While the FCC’s draft proposal is ambitious in its scope and slots just fine with the Biden administration’s plans to offer fast and affordable broadband internet access across the country, the implementation would be anything but. A vote will be conducted next month ahead of taking public recommendations on the draft before the agency hard-codes the proposals into final rules. The FCC seeks to push ISPs under the aegis of Title II of the Communications Act of 1934, giving it powers to legally prevent activities such as website blocking, routing traffic through faster or slower lanes to their own benefit, and skewing the flow of information on the internet.
“The internet needs to be open,” Rosenworcel said at a press conference, referring to the phenomenon of traffic manipulation, access slowdowns, and similar objectionable tactics. In an official press statement, the FCC chief also raised the issue of privacy, adding that the onus of protecting customer information falls on the telecom service providers. “These providers cannot sell your location data, among other sensitive information,” she claims, adding that broadband players shouldn’t be able to know about users’ whereabouts or hawk their data to train AI models.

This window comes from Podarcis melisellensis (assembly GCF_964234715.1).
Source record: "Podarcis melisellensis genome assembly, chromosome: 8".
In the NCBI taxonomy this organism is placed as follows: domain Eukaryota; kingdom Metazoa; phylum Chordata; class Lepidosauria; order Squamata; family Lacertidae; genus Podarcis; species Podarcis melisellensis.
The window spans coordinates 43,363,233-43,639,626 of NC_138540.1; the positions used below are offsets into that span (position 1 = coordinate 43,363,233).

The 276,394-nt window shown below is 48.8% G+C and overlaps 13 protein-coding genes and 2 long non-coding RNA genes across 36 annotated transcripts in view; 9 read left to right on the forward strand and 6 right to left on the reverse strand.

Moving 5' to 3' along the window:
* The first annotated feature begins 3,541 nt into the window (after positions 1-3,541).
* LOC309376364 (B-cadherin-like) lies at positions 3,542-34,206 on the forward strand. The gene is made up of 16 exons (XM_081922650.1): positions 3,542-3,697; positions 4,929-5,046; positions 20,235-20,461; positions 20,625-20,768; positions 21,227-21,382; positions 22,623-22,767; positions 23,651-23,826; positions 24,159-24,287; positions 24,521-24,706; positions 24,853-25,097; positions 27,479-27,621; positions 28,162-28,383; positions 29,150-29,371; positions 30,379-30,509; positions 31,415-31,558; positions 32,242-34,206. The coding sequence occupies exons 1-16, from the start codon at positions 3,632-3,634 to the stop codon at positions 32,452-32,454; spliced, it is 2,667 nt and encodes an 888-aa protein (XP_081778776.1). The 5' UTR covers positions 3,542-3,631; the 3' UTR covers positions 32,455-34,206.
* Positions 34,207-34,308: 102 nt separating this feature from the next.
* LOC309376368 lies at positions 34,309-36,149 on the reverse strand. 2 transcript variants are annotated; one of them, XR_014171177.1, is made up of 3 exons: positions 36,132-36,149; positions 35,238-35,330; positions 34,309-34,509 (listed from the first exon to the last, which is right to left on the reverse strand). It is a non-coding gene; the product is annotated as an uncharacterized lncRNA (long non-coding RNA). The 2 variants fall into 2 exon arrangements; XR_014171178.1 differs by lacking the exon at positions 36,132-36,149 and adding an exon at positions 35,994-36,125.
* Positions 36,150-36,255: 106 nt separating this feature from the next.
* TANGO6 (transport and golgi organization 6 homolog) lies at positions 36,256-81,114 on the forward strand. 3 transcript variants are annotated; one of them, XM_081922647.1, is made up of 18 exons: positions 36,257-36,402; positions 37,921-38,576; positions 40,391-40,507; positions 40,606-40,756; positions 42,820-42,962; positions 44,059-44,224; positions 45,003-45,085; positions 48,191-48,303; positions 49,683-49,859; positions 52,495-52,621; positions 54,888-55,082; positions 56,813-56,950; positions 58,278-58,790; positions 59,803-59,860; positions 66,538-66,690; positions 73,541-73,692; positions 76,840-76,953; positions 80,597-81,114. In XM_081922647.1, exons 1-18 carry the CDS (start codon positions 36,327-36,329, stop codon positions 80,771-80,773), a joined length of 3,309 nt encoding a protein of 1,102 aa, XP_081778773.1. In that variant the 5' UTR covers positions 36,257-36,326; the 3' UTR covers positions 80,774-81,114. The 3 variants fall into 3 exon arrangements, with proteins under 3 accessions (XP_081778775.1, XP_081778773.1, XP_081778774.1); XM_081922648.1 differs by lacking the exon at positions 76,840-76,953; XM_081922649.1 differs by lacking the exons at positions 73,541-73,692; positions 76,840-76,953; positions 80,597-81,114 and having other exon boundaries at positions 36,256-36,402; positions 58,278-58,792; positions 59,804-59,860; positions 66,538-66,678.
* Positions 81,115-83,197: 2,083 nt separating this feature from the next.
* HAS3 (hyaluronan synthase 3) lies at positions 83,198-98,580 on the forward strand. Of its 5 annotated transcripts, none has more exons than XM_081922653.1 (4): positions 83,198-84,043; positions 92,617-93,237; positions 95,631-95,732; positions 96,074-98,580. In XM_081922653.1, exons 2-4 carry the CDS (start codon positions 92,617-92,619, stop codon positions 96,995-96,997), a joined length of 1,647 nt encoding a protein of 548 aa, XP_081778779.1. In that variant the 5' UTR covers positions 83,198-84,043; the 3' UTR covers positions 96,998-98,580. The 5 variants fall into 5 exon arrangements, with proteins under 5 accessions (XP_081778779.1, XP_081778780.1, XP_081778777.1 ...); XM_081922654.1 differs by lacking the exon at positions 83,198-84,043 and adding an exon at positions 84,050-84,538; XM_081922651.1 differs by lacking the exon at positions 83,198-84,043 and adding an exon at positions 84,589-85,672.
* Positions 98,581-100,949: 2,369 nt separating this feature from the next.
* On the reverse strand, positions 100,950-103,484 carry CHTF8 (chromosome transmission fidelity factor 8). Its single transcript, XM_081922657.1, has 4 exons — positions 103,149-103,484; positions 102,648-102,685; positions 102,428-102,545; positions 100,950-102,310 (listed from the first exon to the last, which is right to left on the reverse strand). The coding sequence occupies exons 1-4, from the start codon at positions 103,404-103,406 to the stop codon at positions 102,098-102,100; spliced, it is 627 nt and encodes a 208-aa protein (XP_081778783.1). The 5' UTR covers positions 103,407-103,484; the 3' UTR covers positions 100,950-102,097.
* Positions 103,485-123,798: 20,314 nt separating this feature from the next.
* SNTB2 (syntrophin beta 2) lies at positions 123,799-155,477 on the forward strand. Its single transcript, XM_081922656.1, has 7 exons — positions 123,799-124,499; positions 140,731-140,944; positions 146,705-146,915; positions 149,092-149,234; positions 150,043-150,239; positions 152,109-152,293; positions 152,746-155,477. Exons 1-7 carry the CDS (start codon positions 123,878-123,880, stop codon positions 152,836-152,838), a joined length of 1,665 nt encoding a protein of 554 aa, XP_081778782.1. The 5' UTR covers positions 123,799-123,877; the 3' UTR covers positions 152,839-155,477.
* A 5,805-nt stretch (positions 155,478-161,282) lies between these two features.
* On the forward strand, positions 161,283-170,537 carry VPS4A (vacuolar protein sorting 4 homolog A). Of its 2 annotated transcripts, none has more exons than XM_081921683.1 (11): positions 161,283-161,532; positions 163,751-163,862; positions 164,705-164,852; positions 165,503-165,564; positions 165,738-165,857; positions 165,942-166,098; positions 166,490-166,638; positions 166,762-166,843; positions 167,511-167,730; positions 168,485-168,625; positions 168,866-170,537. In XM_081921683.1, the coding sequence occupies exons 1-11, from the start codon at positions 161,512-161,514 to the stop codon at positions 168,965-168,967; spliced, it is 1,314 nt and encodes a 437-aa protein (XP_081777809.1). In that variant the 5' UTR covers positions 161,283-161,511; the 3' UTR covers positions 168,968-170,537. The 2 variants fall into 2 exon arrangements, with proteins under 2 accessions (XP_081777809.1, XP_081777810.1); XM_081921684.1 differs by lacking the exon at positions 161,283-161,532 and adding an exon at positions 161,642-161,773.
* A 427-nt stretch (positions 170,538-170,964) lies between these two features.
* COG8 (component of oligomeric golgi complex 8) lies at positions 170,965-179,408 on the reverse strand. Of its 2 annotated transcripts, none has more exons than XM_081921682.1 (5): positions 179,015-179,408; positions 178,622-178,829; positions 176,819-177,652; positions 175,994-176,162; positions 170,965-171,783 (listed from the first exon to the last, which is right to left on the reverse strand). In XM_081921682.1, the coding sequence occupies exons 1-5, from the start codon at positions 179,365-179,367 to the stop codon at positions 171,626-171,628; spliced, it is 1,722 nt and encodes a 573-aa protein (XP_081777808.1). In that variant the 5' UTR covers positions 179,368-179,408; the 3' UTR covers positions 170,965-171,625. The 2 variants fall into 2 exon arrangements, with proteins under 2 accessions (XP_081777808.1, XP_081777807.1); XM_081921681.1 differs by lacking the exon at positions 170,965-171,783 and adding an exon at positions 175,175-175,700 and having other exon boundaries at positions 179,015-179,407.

Industry players, however, aren’t too happy with the proposal. “Treating broadband as a Title II utility is a dangerous and costly solution in search of a problem,” says Jonathan Spalter, President & CEO of USTelecom, pointing out that the future of an open internet hangs in the balance.